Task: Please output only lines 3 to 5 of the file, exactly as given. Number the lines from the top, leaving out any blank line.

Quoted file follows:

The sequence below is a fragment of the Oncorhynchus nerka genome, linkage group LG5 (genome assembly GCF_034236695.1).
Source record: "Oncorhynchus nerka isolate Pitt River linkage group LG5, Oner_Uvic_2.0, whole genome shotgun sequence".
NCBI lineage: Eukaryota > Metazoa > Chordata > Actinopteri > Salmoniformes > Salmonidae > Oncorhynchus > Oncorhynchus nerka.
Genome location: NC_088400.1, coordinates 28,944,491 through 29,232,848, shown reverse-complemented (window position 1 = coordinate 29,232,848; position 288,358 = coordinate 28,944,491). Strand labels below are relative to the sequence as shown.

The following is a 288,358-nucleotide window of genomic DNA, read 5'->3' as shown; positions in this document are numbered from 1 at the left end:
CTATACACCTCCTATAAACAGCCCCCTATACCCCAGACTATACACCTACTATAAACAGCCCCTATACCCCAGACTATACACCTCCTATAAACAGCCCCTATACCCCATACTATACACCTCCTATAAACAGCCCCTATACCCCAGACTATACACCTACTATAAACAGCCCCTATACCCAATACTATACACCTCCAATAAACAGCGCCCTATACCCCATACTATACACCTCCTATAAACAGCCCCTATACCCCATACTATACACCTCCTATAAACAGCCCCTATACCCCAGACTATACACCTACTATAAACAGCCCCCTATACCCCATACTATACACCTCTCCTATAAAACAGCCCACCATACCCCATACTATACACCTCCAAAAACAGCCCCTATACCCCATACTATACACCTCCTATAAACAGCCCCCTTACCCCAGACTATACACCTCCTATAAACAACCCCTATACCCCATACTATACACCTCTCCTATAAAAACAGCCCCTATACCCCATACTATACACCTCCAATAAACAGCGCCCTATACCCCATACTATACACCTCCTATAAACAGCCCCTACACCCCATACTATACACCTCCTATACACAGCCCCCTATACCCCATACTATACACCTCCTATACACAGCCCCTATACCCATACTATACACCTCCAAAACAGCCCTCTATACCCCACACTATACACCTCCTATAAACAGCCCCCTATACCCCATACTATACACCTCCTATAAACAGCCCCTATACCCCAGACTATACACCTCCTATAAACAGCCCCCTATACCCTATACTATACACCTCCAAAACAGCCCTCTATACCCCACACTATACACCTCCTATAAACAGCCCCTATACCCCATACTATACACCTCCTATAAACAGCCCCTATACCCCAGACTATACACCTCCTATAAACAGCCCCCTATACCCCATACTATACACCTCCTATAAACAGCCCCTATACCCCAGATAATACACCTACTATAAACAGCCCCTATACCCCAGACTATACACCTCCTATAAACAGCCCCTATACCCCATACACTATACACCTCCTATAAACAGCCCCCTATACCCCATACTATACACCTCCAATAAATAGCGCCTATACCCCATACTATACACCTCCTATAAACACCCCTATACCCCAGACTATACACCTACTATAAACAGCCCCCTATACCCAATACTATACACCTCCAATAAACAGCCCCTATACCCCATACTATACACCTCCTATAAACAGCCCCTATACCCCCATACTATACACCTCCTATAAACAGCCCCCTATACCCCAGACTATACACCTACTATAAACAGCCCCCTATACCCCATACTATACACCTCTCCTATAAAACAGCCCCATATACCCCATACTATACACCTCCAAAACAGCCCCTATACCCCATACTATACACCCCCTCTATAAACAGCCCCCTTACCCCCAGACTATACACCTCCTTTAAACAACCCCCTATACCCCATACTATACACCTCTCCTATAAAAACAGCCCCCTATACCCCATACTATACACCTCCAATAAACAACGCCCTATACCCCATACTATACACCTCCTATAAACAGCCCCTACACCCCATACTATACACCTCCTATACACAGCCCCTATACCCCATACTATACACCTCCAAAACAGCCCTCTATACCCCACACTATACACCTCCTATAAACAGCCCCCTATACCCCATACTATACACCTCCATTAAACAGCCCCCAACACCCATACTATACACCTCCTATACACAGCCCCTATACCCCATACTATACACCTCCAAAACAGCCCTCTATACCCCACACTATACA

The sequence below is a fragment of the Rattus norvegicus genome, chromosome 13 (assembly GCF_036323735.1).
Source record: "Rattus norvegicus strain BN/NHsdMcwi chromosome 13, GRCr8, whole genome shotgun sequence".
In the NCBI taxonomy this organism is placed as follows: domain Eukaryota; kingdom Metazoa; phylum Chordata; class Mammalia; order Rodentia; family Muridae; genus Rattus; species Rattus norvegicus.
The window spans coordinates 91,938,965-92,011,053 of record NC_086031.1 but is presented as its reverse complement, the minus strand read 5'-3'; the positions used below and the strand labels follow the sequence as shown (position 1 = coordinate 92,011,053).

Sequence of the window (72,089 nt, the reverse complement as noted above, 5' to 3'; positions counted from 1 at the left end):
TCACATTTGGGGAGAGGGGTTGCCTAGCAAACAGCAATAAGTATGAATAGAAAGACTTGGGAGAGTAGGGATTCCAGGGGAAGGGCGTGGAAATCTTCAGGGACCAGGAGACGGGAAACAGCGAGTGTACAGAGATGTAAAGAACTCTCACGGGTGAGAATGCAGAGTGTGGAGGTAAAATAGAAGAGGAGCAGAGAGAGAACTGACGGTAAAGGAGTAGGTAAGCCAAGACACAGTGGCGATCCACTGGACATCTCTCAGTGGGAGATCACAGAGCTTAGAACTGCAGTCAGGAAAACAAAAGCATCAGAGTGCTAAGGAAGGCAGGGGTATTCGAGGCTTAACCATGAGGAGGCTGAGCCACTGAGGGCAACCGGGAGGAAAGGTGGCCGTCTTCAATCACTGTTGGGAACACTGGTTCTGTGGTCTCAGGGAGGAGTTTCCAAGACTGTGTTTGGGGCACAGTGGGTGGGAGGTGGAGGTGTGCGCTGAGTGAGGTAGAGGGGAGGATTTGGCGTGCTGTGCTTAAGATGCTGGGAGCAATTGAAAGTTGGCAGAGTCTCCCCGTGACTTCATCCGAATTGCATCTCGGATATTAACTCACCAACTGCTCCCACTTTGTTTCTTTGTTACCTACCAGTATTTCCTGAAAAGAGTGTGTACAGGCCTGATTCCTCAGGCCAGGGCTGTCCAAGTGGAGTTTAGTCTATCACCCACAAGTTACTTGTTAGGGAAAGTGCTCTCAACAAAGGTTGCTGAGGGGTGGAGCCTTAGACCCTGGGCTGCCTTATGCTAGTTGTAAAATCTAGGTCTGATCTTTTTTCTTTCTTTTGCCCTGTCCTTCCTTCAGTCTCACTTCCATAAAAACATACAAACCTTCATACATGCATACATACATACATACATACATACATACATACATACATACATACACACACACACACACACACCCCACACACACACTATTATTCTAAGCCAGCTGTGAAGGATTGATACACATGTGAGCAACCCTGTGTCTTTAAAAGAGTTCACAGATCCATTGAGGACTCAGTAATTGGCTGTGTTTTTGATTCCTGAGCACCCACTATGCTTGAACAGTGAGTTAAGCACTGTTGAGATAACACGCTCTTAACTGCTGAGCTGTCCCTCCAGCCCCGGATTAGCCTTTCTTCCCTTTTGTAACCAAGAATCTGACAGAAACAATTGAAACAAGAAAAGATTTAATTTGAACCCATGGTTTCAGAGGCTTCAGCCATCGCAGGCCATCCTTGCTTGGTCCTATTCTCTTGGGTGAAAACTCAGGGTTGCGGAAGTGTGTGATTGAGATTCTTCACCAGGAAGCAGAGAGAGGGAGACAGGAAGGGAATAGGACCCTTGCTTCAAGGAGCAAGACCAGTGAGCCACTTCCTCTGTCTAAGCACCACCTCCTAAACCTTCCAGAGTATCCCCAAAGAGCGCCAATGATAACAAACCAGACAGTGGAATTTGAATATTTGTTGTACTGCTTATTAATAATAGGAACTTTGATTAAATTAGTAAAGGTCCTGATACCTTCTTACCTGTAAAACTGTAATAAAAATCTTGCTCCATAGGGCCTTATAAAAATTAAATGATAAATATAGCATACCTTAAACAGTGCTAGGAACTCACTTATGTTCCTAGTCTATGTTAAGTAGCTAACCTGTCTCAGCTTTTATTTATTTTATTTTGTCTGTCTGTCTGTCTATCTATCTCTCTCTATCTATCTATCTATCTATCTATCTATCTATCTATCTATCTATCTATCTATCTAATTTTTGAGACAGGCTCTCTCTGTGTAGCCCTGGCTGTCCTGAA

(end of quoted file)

NCBI lineage: Eukaryota > Metazoa > Chordata > Actinopteri > Salmoniformes > Salmonidae > Oncorhynchus > Oncorhynchus nerka.
Genome location: NC_088400.1, coordinates 28,944,491 through 29,232,848, shown reverse-complemented (window position 1 = coordinate 29,232,848; position 288,358 = coordinate 28,944,491). Strand labels below are relative to the sequence as shown.

The following is a 288,358-nucleotide window of genomic DNA, read 5'->3' as shown; positions in this document are numbered from 1 at the left end: